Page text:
They are handling all aspects of post-harvest production, smoking, and selling on the markets, while simultaneously caring for their families. We hope to cultivate and improve the entrepreneurial skills already in place, perhaps through the strengthening of women’s fisherfolk associations .”

FAO and GEF are working with some of those women’s fisherfolk organizations in Côte d’Ivoire. On the visit to coastal communities surrounding the capital, some associations visited had set up day care centers that help lessen the burden of childcare for mothers of young children during the hours they are cleaning, smoking and selling the fish.

Women’s responsibilities for cleaning, processing, smoking and selling the fish at market begins as soon as the fish are landed

The associations also provide social support for many of the women undertaking a wide range of tasks in supporting their fishing households. One area to be explored is providing more targeted entrepreneurial training.

The associations would also like to explore the possibility of obtaining legal status, which would allow the women working in the sector to have access to resources, including access to credit and loans.

Simple, relatively inexpensive technologies can also make a real difference to the lives and health of women in fishing communities and their families.

Smoked fish is extremely popular in Côte d’Ivoire and neighboring West African countries. The women smoke the fish their husbands catch or what they buy from fishermen and then sell it at the local markets or to middlemen to be sold to neighboring countries.

But the simple smoking techniques used by most of the women are dirty and unhealthy, often leading to health problems for the women and to the children who are frequently present as their mothers work at smoking the fish.

Women often work most of their days in smoke-filled environments

Simple technologies can radically improve both the quality of the finished product, thereby fetching higher prices at market, and also the health and welfare of the women who spend much of the day transforming the day’s catch into smoked fish.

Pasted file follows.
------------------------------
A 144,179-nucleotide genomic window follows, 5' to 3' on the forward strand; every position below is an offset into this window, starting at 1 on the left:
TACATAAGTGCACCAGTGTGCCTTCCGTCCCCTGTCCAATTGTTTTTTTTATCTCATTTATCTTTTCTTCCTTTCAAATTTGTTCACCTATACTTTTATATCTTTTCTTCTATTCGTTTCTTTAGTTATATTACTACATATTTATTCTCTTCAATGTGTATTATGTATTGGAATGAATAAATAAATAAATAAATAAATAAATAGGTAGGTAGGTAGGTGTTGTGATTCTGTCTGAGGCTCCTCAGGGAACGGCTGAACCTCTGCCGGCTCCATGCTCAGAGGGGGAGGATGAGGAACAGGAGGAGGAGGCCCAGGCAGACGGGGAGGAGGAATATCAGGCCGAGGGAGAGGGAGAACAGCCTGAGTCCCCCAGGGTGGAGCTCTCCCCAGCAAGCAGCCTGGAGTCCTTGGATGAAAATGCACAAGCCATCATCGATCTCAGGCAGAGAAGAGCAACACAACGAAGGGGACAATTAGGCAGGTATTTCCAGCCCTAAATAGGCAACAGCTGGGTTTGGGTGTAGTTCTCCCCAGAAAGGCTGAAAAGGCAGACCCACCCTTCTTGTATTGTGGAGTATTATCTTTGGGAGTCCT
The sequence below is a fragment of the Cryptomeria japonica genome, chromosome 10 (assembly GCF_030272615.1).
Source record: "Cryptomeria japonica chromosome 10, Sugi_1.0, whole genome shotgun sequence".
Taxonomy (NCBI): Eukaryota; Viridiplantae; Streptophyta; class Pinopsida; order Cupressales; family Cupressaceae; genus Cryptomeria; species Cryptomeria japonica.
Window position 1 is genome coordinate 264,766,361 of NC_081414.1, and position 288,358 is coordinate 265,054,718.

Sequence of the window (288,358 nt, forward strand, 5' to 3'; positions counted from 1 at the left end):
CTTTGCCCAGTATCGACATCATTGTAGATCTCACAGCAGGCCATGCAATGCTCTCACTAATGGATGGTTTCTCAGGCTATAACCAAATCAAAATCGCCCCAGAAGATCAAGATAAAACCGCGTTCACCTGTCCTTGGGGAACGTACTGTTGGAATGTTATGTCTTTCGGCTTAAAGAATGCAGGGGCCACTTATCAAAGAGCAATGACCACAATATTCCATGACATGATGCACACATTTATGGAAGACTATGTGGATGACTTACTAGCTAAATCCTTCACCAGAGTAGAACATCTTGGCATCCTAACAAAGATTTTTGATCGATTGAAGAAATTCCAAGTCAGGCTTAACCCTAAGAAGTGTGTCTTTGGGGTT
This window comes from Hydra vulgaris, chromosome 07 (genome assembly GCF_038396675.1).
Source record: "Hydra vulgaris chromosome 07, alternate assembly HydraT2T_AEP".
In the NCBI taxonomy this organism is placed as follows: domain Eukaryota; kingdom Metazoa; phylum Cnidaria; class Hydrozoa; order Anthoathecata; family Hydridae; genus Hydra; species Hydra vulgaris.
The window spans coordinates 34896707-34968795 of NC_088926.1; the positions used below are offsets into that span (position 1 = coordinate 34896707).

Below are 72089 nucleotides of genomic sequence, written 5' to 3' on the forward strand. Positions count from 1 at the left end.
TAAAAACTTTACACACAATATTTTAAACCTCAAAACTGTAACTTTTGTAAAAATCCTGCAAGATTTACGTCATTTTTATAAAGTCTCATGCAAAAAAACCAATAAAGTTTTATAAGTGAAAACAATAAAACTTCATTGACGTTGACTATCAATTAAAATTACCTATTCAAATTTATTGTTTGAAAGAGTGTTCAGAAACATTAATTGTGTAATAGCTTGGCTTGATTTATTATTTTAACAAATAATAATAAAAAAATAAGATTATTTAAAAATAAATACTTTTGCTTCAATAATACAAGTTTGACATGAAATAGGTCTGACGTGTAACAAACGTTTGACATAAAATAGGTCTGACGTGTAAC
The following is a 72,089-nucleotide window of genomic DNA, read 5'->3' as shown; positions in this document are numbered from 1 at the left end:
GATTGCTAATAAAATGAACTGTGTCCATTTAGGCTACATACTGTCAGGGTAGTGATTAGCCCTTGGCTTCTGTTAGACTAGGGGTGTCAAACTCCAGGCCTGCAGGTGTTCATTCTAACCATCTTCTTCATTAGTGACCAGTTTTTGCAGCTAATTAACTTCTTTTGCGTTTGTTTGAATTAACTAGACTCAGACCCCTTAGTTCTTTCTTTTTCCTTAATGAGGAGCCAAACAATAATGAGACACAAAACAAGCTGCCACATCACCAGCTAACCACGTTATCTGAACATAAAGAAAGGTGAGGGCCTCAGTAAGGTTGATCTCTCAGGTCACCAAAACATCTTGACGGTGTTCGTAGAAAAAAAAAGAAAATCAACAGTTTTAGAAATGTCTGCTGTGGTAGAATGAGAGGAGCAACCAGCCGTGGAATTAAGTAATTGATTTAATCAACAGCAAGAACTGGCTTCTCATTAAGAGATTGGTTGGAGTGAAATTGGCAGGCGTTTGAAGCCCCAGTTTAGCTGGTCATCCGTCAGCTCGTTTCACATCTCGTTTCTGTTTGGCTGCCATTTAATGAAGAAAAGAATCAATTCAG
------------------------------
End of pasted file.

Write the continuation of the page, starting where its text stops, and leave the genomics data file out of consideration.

One simply technology is the FTT ovens, which are more energy efficient, require less wood, produce a better quality finished product and do not impact negatively upon the health of the women who work at them for much of the day. You can see the difference in the two ovens through these photos shot in fishing communities around Abidjan. For more information, see a press release produced earlier this year on the multiple benefits of the FTT ovens on Ivorian fish smokers.

There may also be opportunities to also improve upon the dynamics of the division of labour within the fishing households to improve the overall workflow. Many of the fishers complained that their wives are not able to work fast enough during their heaviest fishing seasons, but there appears to be little dialogue on where the bottlenecks in the production are, where further assistance could be provided along the value chain, which technologies might ease the burden, and how families and communities can work together to improve their livelihoods.

According to Ms Alder, “We have been carefully discussing all of these aspects of improving coastal fisheries communities’ livelihoods as this project begins. We are eager to tailor the project to the specific needs of the local communities. As we carefully weigh the strengths of and the challenges for the Ivorian fishing communities, we’re convinced we can build a strong project that will benefit the men, women and children who make up these important fishing communities.”

Over the coming months, workshops will be held in Senegal and Cabo Verde, the other two pilot projects under the FAO-GEF project, and we will be covering the challenges to those fishing communities as well in future posts. 

These children eat at the day care organized by the women’s fisherfolk association
The women handle tasks related to fish smoking, shown here with traditional smoking ovens
Adopting relatively inexpensive technologies like these FTT ovens can dramatically improve the final product and the health of the workers
A boy at daycare arranged by a women’s fisherfolk association
School children outside Abidjan buying fish as an after-school snack. Fish plays an important role in the Ivorian diet